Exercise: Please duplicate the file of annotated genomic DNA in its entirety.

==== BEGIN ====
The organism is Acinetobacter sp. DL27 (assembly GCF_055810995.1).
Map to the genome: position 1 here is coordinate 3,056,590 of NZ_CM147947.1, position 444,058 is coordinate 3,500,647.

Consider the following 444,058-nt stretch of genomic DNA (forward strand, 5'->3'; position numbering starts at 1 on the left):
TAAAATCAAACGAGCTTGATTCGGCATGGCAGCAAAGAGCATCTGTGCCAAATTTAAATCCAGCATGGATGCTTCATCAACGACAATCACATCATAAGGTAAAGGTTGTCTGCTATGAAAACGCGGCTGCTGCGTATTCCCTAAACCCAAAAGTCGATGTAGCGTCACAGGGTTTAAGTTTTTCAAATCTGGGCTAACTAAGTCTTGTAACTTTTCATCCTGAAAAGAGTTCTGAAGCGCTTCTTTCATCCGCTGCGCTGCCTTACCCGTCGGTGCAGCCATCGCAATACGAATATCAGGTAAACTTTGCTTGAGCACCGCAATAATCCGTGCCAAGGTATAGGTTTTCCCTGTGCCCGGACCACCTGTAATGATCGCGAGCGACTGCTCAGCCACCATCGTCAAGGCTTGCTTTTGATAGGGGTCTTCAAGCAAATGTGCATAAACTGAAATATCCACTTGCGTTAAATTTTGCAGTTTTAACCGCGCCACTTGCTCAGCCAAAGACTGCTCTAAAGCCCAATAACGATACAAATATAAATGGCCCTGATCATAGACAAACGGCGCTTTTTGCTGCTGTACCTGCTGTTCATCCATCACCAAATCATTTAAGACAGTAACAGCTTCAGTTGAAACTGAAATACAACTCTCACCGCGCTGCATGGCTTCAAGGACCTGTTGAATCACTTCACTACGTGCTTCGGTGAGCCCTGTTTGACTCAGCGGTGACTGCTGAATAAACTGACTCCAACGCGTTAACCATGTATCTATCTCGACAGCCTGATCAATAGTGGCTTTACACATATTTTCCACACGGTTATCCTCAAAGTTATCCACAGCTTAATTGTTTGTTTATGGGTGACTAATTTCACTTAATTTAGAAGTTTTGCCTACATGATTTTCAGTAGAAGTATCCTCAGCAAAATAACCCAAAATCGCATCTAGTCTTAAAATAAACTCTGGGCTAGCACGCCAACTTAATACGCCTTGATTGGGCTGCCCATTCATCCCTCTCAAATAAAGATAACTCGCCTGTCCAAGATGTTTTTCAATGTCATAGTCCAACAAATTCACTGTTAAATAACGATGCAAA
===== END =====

The organism is Acinetobacter sp. DL27 (assembly GCF_055810995.1).
Map to the genome: position 1 here is coordinate 3,056,590 of NZ_CM147947.1, position 444,058 is coordinate 3,500,647.

Consider the following 444,058-nt stretch of genomic DNA (forward strand, 5'->3'; position numbering starts at 1 on the left):
TAAAATCAAACGAGCTTGATTCGGCATGGCAGCAAAGAGCATCTGTGCCAAATTTAAATCCAGCATGGATGCTTCATCAACGACAATCACATCATAAGGTAAAGGTTGTCTGCTATGAAAACGCGGCTGCTGCGTATTCCCTAAACCCAAAAGTCGATGTAGCGTCACAGGGTTTAAGTTTTTCAAATCTGGGCTAACTAAGTCTTGTAACTTTTCATCCTGAAAAGAGTTCTGAAGCGCTTCTTTCATCCGCTGCGCTGCCTTACCCGTCGGTGCAGCCATCGCAATACGAATATCAGGTAAACTTTGCTTGAGCACCGCAATAATCCGTGCCAAGGTATAGGTTTTCCCTGTGCCCGGACCACCTGTAATGATCGCGAGCGACTGCTCAGCCACCATCGTCAAGGCTTGCTTTTGATAGGGGTCTTCAAGCAAATGTGCATAAACTGAAATATCCACTTGCGTTAAATTTTGCAGTTTTAACCGCGCCACTTGCTCAGCCAAAGACTGCTCTAAAGCCCAATAACGATACAAATATAAATGGCCCTGATCATAGACAAACGGCGCTTTTTGCTGCTGTACCTGCTGTTCATCCATCACCAAATCATTTAAGACAGTAACAGCTTCAGTTGAAACTGAAATACAACTCTCACCGCGCTGCATGGCTTCAAGGACCTGTTGAATCACTTCACTACGTGCTTCGGTGAGCCCTGTTTGACTCAGCGGTGACTGCTGAATAAACTGACTCCAACGCGTTAACCATGTATCTATCTCGACAGCCTGATCAATAGTGGCTTTACACATATTTTCCACACGGTTATCCTCAAAGTTATCCACAGCTTAATTGTTTGTTTATGGGTGACTAATTTCACTTAATTTAGAAGTTTTGCCTACATGATTTTCAGTAGAAGTATCCTCAGCAAAATAACCCAAAATCGCATCTAGTCTTAAAATAAACTCTGGGCTAGCACGCCAACTTAATACGCCTTGATTGGGCTGCCCATTCATCCCTCTCAAATAAAGATAACTCGCCTGTCCAAGATGTTTTTCAATGTCATAGTCCAACAAATTCACTGTTAAATAACGATGCAAA